Superman, Lex, Lois, and Jon are all trapped on Apokolips, which I might remind you is a dangerous place. It’s certainly no place for a boy and a human with no powers! Lex has convinced these people Superman is their new ruler, but no way does Superman want to be king of these bastards.
So what’s it about?
The official summary reads:
“LAST WISH”! Surrounded by his family, Superman has much to be thankful for, but not everyone is as fortunate. See the Man of Steel grant the wishes of some sick children for the holidays.
Why does this matter?
This is good adventure comics and it screams Jack Kirby due to its location and the characters being used from Apokolips. Plus, it manages to mix these characters up in their own conflicts which is a satisfying way to show they’re all great for different reasons.
Fine, you have my attention. What’s good about it?
What a full page spread to open the book.
Last issue, Superman got the short end of the stick with little to no attention given to his part in this story. Not so here, as he opens the book and gets to save Lex’s life (and then have Lex ride him!) and figure out what is going on. The plot thickens quite a bit for those like Granny Goodness as a war erupts and a terrible plan pushes forward to destroy Apokolips from the inside. All the while, Superman attempts to stop the madness, which if you think about it makes him a good leader for these people. Whatever happens, it’ll be interesting to see who ends up in that position.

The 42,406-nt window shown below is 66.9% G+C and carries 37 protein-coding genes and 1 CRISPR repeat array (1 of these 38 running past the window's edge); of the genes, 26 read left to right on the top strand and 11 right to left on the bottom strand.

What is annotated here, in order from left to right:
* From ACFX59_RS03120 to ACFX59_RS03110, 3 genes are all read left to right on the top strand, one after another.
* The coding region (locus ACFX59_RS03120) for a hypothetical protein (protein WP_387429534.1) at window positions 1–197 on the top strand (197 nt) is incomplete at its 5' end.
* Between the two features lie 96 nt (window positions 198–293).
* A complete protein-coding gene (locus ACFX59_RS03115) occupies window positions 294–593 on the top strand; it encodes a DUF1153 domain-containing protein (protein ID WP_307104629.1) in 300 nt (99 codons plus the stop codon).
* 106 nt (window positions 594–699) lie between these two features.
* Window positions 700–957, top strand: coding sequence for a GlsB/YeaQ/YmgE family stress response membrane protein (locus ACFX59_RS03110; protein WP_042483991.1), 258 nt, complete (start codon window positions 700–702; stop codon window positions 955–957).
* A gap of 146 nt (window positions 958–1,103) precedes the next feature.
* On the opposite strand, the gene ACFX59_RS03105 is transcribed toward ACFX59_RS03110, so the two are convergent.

Lois and Jon get involved in this issue too, again showing the writing team is doing a great job managing each of the plots. Patrick Gleason and Peter J. Tomasi are pulling each of the threads together in this issue and Jon gets the most to do. It’s always fun to see young heroes who are pretty green doing the heroic thing, and he gets to show off his courage in this issue. Dare I say Jon is being groomed to be the leader of Apokolips?
Travis Moore, Stephen Segovia, and Art Thibert share art duties, but you wouldn’t know three people worked on this issue, as the art is cohesive and never changes in a jarring way. The high flying sequence with Lex on Superman’s back is a highlight of the issue because it’s easy to follow and exciting. The layouts, in general, are quite solid and there’s a cinematic quality that makes the visuals work well.
Anyone else find this awkward?
It can’t be perfect can it?
Jon showing his courage is good, but the ease with which he takes out trained guards is a bit underwhelming. First off, he’s a kid, and while he does have powers it’s so easy for him to beat these guys it’s a joke! It’s also not the most exciting of scenes because of the brevity of the action.
Is It Good?
Aside from a quick action scene for Jon, much of this issue is a winner. The plot is building nicely and the art is on point.
Like what we do here at AIPT? Consider supporting us and independent comics journalism by becoming a patron today! In addition to our sincere thanks, you can browse AIPT ad-free, gain access to our vibrant Discord community of patrons and staff members, get trade paperbacks sent to your house every month, and a lot more. Click the button below to get started!